Sleeping Cat

Lazy Cat

Progress isn’t made by early risers. It’s made by lazy men trying to find easier ways to do something.
Robert A. Heinlein

Lazy loading is a design pattern to defer initialization of objects until needed.  Reading data from a database can take time. Validation tables are typically static for the life of the application. These tables need only be read once.

If all the validation records are read at once, the load time of the application may be lengthy. Some developers show a splash screen to cover the lengthy load time. Yet, not every form of the application uses every validation table and the user rarely uses every screen. Therefore, some of the validation tables read from the database are not needed.

A better practice is to use Lazy Loading.

Only access the database when needed. The application is available for the user much quicker. The load requirements are small for each form and the user rarely notices the first time only performance hit.

Another reason to use Lazy Loading is to insure proper initialization. For a large application with a first time initialization method, the order of initialization may be critical. As the application grows or changes, the developer needs to maintain the initialization code. With Lazy Loading, initialization happens when needed and in the proper order without further developer intervention.

The example below shows some simple Lazy Loading. The database connection string method, GetConnectionString() is purposely left unspecified. Maybe it is reading a config file or perhaps it is calling a Web Service or a user pop up form gathers the data. For Lazy Loading, any of these options will work.

Start with a simple class to hold the data.  Just two simple properties, Name and Description.

public class MajorData
{
  public string Name {get; set; }
  public string Description {get; set; }
}

AppConfig is a simple static class that is also using Lazy Loading.  The ConnectionString is a read only property.  If ConectionString is null, call the private static method, GetConnectionString.  This method could return a hard coded string, or it could read the App.config file, or it could call a web service.  How this method is implemented, is unimportant.  The consumer of the AppConfig class will only access the ConnectionString property.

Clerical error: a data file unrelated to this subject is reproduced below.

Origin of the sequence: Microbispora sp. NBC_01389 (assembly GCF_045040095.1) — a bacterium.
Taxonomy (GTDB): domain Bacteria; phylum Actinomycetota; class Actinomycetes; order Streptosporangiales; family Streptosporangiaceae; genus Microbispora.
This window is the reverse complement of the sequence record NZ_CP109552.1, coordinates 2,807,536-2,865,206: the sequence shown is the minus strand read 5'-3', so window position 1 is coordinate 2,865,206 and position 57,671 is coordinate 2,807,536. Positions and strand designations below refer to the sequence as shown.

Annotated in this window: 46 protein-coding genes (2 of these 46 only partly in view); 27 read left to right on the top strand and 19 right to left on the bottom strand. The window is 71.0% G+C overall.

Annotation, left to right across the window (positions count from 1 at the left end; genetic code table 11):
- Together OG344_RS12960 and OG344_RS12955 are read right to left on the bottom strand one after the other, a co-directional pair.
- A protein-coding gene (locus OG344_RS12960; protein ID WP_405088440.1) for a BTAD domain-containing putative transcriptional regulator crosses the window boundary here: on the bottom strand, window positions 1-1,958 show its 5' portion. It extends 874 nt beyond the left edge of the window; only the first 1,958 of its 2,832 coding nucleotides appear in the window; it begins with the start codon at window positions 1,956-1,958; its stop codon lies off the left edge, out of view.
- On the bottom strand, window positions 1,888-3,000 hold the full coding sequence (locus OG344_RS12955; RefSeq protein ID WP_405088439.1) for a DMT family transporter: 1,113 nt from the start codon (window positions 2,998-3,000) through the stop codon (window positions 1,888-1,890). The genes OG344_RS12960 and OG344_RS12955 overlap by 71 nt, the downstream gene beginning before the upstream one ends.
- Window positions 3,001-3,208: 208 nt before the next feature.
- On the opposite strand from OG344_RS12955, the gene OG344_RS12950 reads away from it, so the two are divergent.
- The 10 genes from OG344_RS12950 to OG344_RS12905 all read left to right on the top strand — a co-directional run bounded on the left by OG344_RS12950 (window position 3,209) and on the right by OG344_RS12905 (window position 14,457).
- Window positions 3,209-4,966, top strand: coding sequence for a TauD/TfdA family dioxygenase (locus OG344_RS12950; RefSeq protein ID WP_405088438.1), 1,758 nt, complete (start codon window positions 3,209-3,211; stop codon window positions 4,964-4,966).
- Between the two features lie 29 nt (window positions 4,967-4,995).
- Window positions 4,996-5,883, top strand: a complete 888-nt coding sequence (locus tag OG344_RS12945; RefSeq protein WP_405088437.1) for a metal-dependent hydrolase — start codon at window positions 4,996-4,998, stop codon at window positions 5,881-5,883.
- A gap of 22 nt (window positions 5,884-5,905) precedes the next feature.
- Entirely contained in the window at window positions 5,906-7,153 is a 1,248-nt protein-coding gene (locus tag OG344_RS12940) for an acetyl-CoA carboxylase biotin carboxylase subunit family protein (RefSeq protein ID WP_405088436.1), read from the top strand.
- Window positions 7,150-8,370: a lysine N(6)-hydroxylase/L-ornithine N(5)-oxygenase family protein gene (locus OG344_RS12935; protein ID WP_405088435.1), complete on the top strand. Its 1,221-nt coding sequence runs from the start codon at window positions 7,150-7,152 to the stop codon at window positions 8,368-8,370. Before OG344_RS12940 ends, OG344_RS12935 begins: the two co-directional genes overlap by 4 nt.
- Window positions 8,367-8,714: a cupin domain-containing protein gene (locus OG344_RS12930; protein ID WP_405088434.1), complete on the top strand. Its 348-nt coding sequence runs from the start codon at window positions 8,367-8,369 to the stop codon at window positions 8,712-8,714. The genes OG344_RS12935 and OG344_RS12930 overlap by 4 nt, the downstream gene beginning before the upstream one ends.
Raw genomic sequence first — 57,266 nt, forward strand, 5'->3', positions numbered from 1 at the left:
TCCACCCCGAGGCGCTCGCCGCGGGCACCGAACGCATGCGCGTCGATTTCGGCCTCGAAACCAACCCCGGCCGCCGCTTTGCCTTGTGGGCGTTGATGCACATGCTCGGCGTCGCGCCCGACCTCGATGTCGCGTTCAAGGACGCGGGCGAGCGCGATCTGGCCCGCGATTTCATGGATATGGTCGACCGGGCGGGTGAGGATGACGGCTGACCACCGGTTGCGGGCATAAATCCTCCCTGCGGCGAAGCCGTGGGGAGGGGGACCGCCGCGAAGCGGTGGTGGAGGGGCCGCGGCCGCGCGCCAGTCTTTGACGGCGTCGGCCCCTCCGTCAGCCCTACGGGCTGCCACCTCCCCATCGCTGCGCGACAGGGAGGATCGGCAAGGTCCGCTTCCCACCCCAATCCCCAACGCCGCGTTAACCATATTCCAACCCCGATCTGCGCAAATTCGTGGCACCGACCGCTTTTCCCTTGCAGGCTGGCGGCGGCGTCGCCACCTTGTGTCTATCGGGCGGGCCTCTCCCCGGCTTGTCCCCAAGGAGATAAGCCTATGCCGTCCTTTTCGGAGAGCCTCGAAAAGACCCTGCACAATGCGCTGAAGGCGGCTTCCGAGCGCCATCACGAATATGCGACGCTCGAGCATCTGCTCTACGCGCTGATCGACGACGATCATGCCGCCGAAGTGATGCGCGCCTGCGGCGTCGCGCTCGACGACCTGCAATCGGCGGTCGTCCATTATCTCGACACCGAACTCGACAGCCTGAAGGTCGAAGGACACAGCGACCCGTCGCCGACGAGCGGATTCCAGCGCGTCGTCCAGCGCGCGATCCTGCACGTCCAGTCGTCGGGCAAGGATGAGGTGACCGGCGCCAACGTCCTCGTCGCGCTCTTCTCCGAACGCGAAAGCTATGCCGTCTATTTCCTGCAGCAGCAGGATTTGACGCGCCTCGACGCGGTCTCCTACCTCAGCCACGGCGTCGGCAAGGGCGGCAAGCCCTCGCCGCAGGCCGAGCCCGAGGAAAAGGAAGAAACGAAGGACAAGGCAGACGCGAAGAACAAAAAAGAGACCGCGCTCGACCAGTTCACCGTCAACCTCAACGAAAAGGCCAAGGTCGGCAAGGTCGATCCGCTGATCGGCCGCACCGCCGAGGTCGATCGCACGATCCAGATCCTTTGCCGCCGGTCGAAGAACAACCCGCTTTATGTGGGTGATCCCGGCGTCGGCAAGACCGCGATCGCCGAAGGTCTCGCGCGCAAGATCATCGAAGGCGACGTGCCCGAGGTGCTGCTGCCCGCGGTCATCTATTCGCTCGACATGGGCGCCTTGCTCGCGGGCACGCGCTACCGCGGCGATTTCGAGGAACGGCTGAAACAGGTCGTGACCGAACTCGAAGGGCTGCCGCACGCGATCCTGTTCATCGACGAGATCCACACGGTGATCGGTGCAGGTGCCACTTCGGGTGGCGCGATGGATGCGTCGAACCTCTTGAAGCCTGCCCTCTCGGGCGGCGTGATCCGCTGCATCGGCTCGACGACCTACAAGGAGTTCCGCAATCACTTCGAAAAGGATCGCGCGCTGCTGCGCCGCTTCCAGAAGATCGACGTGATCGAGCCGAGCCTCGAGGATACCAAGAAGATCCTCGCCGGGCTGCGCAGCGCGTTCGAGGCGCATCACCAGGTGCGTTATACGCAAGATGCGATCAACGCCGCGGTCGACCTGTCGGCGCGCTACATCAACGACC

public static class AppConfig
{
  private static string _ConnectionString = null;
  public static string ConnectionString
  {
    get
    {
      if (_ConnectionString == null)
        _ConnectionString = GetConnectionString();

      return _ConnectionString;
    }
  }
}

In the AppConfig static class, I frequently have lists of data that are constant for the life of the application.  This lists are used to populate drop down lists or validate data.  The static property shown below is only read from the database once.  The database read occurs only if some portion of the program needs the data in MajorList.

private static List<MajorData> _MajorList = null;
public static List<MajorDat> MajorList
{
  get
  {
    if (_MajorList == null)
      _MajorList = MajorAction.GetMajorList();

    return _MajorList;
  }
}

The listing of the method, GetMajorList, is shown below.  I do this to show the usage of the Lazy Loaded ConnectionString and the best practice of database connection.  The using statement can be used with any class that implements the interface, IDisposable.  For a database connection, dispose will release any resources even if an exception is thrown.

public static class MajorAction
{
  public static List<MajorData> GetMajorList()
  {
    List<MajorData> majorList = new List<MajorData>();
    using (SqlConnection sqlCon = new SqlConnection(AppConfig.ConnectionString))
    {
      // Fill SQL Command Text
      // Execute SQL
      // Fill List
    }

    return majorList;
  }
}

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